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A year on, no results for 20,000 aspirants

After facing legal hurdles to recruit engineers, state now seeks opinion of Advocate General

Published: 23rd June 2020 07:37 AM  |   Last Updated: 23rd June 2020 08:08 AM   |  A+A-

Exams

For representational purposes

Express News Service

BENGALURU: Exactly a year back, as many as 20,000 candidates wrote the exams for engineer posts conducted by the Public Works Department (PWD). They are yet to get their results. On the other hand, the State government, which took up steps to recruit engineers through KPSC, is facing legal hurdles. Now, the  government has sought the opinion of the Advocate General.

During the previous JDS-Congress coalition government led by H D Kumaraswamy, PWD had called for 870 engineers posts in March 2019.  It had issued a notification for the recruitment of 570 Assistant Engineers (AE) and 300 Junior Engineers (JE).  In June 2019, exams were conducted and in July the BJP government came to power which wanted to scrap some of the decisions taken by the previous government including the PWD exams, and instead recruit engineers through KPSC. This was approved at the cabinet meeting held in November. In December, some of the candidates approached the Karnataka Administrative Tribunal (KAT).

Meanwhile, the State government had called for 925 engineers posts through KPSC in January this year. But in March, the KAT order came in favour of the candidates who wrote the exams in June 2019. It quashed the government’s new proposal. But then the pandemic-lockdown began. And the candidates don’t know what to do. Shashank B from Kalburgi, one of the candidates, told TNIE that they had met Chief Minister B S Yediyurappa and PWD Minister Govind Karajol many times.  “Many of us, especially from North Karnataka, came to Bengaluru and stayed for two to three months to take coaching for competitive exams as an alternative. Now the job market is seeing a slump, we cannot even try anywhere else,’’ he said.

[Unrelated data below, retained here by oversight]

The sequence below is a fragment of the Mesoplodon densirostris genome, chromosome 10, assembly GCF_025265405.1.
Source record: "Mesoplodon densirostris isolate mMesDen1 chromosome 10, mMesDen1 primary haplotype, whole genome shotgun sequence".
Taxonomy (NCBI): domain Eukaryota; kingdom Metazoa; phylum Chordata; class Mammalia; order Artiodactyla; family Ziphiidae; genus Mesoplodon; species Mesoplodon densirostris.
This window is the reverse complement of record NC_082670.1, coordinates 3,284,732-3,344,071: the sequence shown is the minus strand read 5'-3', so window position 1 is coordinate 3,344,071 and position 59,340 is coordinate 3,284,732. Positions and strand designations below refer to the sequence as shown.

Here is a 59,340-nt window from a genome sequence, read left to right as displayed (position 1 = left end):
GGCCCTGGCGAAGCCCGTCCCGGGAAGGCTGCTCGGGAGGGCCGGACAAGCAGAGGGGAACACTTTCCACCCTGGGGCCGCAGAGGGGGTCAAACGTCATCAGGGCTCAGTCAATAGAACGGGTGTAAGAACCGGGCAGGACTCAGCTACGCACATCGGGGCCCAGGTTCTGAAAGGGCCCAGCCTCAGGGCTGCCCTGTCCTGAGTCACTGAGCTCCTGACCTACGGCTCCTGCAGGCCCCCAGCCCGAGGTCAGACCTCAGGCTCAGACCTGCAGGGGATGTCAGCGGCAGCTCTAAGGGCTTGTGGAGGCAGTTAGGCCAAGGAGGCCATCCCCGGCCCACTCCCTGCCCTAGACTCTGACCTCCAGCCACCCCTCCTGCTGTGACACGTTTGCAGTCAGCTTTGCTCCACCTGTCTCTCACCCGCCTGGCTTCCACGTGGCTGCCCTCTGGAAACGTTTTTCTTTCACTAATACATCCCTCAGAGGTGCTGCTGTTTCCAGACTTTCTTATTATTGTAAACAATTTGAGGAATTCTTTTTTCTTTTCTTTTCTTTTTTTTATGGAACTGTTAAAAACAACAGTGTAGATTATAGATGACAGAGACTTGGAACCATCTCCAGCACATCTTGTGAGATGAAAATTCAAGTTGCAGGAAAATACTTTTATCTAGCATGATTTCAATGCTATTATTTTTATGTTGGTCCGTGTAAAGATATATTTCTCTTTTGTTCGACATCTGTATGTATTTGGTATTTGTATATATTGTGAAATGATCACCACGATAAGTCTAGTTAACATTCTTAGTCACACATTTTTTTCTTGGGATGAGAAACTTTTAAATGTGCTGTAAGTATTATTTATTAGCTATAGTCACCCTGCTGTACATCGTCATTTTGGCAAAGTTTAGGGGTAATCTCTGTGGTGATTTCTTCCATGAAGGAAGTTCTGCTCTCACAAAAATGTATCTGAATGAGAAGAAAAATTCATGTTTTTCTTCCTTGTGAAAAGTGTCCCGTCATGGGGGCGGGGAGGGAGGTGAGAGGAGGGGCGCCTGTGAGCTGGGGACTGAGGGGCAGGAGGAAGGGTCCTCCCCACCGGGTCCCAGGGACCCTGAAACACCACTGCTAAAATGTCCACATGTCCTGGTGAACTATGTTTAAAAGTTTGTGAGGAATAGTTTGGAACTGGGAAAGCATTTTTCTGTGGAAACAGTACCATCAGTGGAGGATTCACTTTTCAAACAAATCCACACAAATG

Basavaraj from Hubballi said, “We are unemployed now. Private companies ask for experience. All our hopes are shattered.’’ Like him, Prem S from Tumakuru too wrote exams. “Our future looks bleak, we are neither here nor there,’’ he said.On the other side, PWD is facing acute shortage of engineers.  “Of the 1,400 junior level engineers we need, we have only 600. These engineers work on the field and play an important role. Without them we cannot take up works. The government is keen on taking trainees on honorarium,’’ an official said.Rajneesh Goel, Additional Chief Secretary (PWD), told TNIE that after the KAT order, the  government moved the high court.“Candidates too are planning to approach the high court,’’ said Revanth, an aspirant.



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